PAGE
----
I knew I needed help to solve this muddle of confusion. In April, after much searching and prayer, I found a new doctor. He suggested I might have Multiple Sclerosis (M.S.). I began more tests and waited for a diagnosis. In the process, the doctors discovered a heart defect. They suggested my symptoms might be the result of a series of mini-strokes that mimicked Multiple Sclerosis. Although not excited about another surgery to patch a small hole in my heart, I was thrilled to think I had my answer.
One month after surgery, I stood up from the couch and almost blacked out. Over the next few weeks my old symptoms continued. Sometimes I staggered more than walked. I still had times when I felt trapped on the couch. Depressed and frustrated, I realized my illness wasn't getting better. I thought I'd finally had an answer to my petitions for healing. But was this answer the “no” I'd feared? I called the doctor's office. While the receptionist connected my call, I twisted anxious fingers through my hair, wondering what had gone wrong this time. Had the procedure failed, or did I need to go back in for a M.S. workup? When the nurse came to the phone I described my concerns. She told me it would take at least three months before I even knew if the procedure had fixed my problem. The patch device on my heart wall couldn't automatically fix me. The problems wouldn't stop until the cells in my heart grew their own covering on the patch.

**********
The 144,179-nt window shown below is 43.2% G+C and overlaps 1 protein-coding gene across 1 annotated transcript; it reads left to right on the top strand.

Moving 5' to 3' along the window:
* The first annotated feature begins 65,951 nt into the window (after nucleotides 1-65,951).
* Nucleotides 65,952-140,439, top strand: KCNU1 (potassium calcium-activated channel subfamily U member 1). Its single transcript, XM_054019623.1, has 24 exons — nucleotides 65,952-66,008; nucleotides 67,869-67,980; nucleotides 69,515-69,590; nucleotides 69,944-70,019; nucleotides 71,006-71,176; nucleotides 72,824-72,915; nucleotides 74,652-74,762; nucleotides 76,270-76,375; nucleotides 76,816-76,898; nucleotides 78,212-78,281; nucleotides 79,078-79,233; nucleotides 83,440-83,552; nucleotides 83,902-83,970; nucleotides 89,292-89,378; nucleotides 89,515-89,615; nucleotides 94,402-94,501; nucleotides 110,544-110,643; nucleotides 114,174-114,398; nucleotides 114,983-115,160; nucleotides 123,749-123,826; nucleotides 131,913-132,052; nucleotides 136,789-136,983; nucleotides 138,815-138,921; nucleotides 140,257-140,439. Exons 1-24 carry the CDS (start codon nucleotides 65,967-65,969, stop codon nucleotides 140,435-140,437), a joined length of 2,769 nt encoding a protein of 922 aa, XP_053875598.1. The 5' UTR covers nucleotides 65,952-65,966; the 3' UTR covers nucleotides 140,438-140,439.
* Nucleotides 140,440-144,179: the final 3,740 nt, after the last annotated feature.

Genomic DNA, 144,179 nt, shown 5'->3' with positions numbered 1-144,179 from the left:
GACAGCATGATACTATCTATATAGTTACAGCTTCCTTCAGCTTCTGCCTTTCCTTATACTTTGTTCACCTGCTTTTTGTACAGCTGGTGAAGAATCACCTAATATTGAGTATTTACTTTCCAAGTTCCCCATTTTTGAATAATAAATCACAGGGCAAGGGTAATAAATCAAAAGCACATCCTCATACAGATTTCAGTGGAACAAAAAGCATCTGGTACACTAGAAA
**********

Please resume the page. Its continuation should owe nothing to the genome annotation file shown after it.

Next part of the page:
I felt relieved to know the surgery wasn't a failure. But I'd adjusted my mindset to “as-soon-as-I-get-better mode” and I had made big plans—writing projects, much-needed house and yard work, hiking with my kids. I thought I was through with having to be patient. I guess patience seemed easier when I didn't realize I'd have to practice it for so long. I've done hardly any of the things I planned to do with my children this summer. Perhaps patience is dealing with the scaled-down, adapted-to-my-energy-level plans without complaining—camping in the backyard, letting my daughter make a gingerbread house out of crackers and peanut butter when I'm not up to making frosting. Yet I felt so ready to move on to grand scale things. My husband and I even contemplated visiting Africa—doing humanitarian work, maybe climbing Mt. Kilimanjaro with an uncle and cousins. I put down the phone and decided this time patience meant putting off my plans for just another three months.